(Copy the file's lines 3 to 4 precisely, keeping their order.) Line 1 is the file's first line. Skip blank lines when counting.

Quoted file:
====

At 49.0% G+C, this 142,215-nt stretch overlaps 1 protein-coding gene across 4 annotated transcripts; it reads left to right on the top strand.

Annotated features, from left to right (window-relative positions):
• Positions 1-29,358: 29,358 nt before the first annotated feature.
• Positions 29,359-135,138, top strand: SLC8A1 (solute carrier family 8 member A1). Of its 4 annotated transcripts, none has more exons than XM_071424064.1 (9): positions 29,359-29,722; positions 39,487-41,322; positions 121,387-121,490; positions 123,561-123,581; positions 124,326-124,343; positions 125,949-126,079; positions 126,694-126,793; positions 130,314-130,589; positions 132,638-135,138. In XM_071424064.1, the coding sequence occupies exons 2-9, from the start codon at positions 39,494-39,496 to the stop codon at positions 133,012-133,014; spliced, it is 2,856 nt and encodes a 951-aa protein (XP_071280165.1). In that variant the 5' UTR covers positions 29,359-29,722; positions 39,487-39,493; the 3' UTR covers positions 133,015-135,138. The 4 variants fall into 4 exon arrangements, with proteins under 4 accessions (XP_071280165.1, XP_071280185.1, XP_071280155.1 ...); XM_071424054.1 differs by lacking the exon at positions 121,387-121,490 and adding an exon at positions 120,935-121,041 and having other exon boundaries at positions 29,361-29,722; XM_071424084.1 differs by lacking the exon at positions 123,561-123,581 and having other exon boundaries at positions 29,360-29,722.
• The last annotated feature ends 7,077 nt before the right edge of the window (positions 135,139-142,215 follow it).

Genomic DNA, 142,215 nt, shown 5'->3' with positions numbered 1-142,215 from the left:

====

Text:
• Positions 1-29,358: 29,358 nt before the first annotated feature.
• Positions 29,359-135,138, top strand: SLC8A1 (solute carrier family 8 member A1). Of its 4 annotated transcripts, none has more exons than XM_071424064.1 (9): positions 29,359-29,722; positions 39,487-41,322; positions 121,387-121,490; positions 123,561-123,581; positions 124,326-124,343; positions 125,949-126,079; positions 126,694-126,793; positions 130,314-130,589; positions 132,638-135,138. In XM_071424064.1, the coding sequence occupies exons 2-9, from the start codon at positions 39,494-39,496 to the stop codon at positions 133,012-133,014; spliced, it is 2,856 nt and encodes a 951-aa protein (XP_071280165.1). In that variant the 5' UTR covers positions 29,359-29,722; positions 39,487-39,493; the 3' UTR covers positions 133,015-135,138. The 4 variants fall into 4 exon arrangements, with proteins under 4 accessions (XP_071280165.1, XP_071280185.1, XP_071280155.1 ...); XM_071424054.1 differs by lacking the exon at positions 121,387-121,490 and adding an exon at positions 120,935-121,041 and having other exon boundaries at positions 29,361-29,722; XM_071424084.1 differs by lacking the exon at positions 123,561-123,581 and having other exon boundaries at positions 29,360-29,722.